In North Carolina, May 10 is probably one of the most politically incorrect holidays you could imagine--Confederate Memorial Day. This day is set aside as a memorial for all those who fought for the Confederacy in the War of Northern Aggression. (Sorry, I'm not politically correct, either.)
Robert G. McLendon, commander (perhaps past commander now that a few years have passed) of Madison Starke Perry Camp 1424, Sons of Confederate Veterans, wrote on the occasion of Florida's 2001 Confederate Memorial Day service:
For the most part, soldiers on both sides of that terrible conflict, including thousands of African-Americans, Native Americans, and Hispanics in the Southern armies, served for the same reason Americans have served in all our country's wars - their country was at war, and it was their duty to serve.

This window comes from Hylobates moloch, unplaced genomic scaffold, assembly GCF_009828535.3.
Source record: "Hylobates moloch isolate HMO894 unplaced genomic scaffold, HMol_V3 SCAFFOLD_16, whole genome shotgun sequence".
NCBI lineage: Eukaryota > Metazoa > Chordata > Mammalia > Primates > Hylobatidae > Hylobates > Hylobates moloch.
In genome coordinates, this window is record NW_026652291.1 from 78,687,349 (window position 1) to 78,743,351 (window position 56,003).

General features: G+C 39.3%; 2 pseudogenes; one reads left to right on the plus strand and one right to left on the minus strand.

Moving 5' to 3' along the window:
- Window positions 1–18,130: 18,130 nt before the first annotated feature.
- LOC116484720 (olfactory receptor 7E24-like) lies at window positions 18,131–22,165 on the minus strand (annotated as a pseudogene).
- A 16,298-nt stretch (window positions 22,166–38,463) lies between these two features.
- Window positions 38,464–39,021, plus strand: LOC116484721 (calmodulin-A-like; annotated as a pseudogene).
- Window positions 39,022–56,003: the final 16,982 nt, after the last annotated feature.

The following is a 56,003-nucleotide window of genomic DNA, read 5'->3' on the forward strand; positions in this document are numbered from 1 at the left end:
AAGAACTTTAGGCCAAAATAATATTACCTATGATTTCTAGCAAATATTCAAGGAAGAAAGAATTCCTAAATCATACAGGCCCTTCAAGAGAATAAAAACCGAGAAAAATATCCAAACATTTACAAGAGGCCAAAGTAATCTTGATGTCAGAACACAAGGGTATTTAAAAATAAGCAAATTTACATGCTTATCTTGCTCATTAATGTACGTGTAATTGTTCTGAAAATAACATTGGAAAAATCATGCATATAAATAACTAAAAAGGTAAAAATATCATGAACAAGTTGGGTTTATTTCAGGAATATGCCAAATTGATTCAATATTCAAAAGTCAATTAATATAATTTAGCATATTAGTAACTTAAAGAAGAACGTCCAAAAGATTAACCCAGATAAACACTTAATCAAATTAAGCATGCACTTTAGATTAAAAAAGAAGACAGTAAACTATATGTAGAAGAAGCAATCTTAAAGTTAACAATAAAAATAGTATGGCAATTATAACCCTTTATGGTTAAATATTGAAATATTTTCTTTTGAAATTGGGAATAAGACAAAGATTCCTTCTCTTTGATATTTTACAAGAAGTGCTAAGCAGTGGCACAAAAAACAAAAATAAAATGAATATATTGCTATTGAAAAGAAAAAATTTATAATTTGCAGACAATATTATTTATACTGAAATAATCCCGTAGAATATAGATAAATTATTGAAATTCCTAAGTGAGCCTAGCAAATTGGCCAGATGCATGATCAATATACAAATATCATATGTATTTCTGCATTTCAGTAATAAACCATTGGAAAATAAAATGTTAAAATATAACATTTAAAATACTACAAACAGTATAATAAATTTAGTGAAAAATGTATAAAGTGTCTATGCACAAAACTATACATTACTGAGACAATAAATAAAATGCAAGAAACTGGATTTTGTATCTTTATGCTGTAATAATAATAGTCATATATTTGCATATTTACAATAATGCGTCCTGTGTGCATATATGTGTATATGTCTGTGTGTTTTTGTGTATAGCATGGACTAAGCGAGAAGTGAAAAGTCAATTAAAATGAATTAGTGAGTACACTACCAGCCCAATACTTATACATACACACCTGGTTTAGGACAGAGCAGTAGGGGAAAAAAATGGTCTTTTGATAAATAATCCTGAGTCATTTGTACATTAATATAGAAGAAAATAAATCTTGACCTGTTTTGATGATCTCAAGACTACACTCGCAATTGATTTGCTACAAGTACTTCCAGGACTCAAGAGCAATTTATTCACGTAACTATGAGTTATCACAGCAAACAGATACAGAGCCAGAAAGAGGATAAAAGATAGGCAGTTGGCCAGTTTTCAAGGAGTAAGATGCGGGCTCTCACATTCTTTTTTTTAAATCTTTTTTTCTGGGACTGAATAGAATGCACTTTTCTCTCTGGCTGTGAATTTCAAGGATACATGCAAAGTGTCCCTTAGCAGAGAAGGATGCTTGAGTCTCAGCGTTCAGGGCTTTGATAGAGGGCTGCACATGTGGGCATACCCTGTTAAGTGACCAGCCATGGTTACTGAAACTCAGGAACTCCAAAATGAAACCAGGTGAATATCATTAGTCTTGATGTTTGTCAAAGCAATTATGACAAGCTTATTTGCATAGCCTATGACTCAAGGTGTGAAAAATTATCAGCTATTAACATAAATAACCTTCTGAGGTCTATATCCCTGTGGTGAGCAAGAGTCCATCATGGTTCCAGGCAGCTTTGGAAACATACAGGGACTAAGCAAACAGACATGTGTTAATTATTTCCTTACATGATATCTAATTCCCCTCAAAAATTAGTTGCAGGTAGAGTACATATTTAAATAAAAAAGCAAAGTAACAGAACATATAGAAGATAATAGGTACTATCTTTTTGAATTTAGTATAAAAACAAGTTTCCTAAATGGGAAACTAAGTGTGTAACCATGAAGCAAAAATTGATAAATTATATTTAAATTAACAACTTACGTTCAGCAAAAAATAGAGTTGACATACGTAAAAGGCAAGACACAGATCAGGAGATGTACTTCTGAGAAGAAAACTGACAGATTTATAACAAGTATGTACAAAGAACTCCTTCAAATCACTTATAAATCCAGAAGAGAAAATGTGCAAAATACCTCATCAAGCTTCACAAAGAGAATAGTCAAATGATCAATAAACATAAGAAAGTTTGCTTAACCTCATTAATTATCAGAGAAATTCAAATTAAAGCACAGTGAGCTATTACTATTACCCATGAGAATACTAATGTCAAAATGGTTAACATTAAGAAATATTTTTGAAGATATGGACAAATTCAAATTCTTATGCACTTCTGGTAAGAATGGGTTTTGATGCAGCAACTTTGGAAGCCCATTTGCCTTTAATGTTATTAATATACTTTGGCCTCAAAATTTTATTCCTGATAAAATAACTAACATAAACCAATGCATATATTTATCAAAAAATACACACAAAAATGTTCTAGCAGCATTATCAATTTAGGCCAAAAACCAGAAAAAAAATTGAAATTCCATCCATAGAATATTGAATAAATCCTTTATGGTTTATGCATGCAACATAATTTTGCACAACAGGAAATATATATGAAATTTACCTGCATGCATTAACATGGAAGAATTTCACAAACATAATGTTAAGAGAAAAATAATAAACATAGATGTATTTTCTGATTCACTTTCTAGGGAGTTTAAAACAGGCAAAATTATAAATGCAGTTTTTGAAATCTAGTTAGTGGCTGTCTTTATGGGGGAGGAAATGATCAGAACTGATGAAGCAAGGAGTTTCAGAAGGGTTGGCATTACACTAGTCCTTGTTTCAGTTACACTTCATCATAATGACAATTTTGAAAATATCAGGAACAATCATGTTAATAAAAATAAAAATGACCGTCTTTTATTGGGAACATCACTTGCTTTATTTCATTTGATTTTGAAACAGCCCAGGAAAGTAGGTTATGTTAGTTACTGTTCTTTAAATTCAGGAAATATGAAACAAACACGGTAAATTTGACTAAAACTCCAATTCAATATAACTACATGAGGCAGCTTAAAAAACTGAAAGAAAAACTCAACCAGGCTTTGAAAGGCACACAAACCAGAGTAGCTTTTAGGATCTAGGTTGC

Think what you will of those of us who remember our honored dead. Like many, I had family on both sides. I feel my kinship to those who fought for the South more acutely, and perhaps that has colored my views and my politics. However, I recognize both sides for what they were--patriots, fighting for their respective countries.
I take some comfort from the fact that now, 150 years after the end of that conflict, more and more of my fellow citizens believe that their government is an over-reaching behemoth that has exceeded its Constitutional bounds. And I take particular pride in knowing that my ancestors, 150 years ago, were fighting against just that.